And most recently, we worked with the American Board of Dental Sleep Medicine to create a second pathway to certification. Beginning in 2019, individuals who successfully complete the Mastery Program will be immediately eligible to take the ABDSM certification examination. Those who successfully complete the examination will become a Diplomate without having to submit cases to the ABDSM.
For the first time ever, the field has a published standard for practicing, an education curriculum and a certification examination that all align with each other helping to better define our field.
We have also made some changes to the AADSM’s Qualified Dentist Designation program that launched in January 2017. To ensure that dentists with minimal qualifications are identifiable from those with no qualifications. Qualified Dentists are now able to maintain their designation beyond the initial two-year period by meeting maintenance requirements every two years. All dentists practicing dental sleep medicine are strongly encouraged to become Diplomates of the American Board of Dental Sleep Medicine; however, these changes allow qualified dentists to be recognized until they choose to pursue certification. Additionally, to ensure standardized education in the field, dentists will need to complete Mastery I to receive the Qualified Dentist designation beginning in 2019.
All of these strides we have made are only important if they are recognized by patients, general dentists, referring physicians and insurance companies. We have launched and will continue to implement aggressive public relations and marketing campaigns to ensure that everyone knows that only dentists with adequate training should provide oral appliance therapy.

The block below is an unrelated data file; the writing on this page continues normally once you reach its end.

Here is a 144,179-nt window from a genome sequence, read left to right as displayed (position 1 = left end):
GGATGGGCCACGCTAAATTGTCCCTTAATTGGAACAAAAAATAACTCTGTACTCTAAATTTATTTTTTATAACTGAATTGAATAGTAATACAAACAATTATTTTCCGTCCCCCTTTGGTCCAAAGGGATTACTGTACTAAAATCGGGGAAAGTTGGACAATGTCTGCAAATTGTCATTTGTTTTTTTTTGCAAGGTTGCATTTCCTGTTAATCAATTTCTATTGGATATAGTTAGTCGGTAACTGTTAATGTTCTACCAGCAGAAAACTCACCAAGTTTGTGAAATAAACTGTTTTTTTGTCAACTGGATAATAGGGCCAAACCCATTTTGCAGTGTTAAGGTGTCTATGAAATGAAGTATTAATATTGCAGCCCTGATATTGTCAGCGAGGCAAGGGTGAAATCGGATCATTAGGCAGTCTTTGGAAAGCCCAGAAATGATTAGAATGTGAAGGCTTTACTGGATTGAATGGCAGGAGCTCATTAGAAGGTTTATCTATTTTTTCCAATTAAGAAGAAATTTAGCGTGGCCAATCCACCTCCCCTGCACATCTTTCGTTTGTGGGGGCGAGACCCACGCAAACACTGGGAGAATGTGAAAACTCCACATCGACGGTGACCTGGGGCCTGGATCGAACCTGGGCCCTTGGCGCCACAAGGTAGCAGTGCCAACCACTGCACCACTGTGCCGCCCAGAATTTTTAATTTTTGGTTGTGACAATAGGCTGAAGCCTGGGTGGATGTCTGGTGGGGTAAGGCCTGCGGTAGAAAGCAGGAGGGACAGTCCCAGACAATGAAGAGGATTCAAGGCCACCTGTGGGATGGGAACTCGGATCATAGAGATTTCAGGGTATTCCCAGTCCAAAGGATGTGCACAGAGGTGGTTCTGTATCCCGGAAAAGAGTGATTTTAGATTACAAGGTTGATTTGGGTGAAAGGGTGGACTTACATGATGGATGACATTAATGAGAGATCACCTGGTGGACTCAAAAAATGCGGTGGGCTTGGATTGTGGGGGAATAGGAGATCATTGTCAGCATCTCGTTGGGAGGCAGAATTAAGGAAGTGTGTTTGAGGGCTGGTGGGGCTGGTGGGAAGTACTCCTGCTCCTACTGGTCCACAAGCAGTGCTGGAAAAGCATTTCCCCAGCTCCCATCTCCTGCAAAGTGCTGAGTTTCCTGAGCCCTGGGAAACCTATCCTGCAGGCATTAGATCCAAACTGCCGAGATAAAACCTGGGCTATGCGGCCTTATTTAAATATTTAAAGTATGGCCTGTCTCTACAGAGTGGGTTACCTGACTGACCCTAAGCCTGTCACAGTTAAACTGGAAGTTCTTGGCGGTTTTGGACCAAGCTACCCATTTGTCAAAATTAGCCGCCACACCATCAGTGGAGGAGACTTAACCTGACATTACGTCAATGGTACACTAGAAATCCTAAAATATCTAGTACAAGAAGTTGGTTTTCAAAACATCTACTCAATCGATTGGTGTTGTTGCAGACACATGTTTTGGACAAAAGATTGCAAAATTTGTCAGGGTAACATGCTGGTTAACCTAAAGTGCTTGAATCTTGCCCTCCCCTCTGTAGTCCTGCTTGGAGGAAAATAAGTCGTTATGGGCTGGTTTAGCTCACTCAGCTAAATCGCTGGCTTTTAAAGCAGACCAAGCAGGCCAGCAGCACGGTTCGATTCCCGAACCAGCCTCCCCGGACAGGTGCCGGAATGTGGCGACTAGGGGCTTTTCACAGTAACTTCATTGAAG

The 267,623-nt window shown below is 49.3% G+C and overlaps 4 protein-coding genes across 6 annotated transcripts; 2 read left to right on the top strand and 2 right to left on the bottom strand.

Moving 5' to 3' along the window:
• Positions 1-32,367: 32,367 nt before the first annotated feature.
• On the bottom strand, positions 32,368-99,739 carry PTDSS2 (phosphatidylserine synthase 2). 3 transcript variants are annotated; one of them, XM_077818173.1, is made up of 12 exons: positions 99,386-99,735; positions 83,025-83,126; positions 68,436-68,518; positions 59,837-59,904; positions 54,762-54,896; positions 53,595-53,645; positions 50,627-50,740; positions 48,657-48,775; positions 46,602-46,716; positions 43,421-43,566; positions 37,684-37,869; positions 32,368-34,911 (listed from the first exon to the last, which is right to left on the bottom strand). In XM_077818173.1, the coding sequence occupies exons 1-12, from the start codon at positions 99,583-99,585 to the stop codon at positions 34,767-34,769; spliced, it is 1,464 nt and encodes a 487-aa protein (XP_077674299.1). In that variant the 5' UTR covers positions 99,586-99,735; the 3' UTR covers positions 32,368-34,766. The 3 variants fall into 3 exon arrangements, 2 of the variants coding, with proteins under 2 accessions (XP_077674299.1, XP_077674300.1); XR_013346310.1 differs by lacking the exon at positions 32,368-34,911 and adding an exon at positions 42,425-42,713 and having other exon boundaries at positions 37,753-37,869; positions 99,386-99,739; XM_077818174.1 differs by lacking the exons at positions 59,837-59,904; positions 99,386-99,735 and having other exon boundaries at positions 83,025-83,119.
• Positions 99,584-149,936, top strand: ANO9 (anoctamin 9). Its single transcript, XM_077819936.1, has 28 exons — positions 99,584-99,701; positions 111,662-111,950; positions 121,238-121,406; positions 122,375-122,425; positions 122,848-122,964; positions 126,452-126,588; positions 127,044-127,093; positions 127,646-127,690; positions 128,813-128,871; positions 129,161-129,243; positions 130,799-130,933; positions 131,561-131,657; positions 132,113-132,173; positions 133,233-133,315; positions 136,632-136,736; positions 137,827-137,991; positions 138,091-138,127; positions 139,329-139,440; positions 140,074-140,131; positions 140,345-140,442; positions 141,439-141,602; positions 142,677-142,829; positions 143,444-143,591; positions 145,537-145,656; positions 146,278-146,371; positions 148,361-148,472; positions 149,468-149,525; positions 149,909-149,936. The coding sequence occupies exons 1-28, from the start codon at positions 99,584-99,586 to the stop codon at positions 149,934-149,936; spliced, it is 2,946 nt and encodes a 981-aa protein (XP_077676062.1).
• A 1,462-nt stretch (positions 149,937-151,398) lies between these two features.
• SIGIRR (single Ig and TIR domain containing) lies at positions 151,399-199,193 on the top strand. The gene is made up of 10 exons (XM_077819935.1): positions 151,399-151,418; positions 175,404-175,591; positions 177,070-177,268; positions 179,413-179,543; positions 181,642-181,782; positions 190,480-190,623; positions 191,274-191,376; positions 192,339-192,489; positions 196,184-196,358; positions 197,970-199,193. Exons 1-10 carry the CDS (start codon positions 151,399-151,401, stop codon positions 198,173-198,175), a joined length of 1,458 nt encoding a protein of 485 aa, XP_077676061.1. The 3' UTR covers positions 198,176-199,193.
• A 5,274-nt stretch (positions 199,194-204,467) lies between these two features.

We have continued to express our dissatisfaction with the ADA policy and voiced concern of the harmful impact it could have on patients. We exhibited and presented at the ADA Annual Meeting, ADEA, and Chicago midwinter meeting. We also have reached out to state dental societies, physician organizations, and insurers to advocate on behalf of our members.
Drs. Addy and Gail Demko represented the AADSM recently at an FDA workshop to help define research parameters to ensure that only safe and effective oral appliances are cleared for public use. We invited Noridian, a DME MAC for two of the four regions of the country, to exhibit at this year’s annual meeting, so members can ask questions about and express concerns with their policies.
Over the last year, we have also collaborated with the US Military. Several board members have participated in dental sleep medicine training programs provided by the military. The AADSM has created a military membership category and discounts at courses to ensure that dentists providing oral appliance therapy to our valued service men and women have the best training possible. We are continuing to work with them on important research collaborations.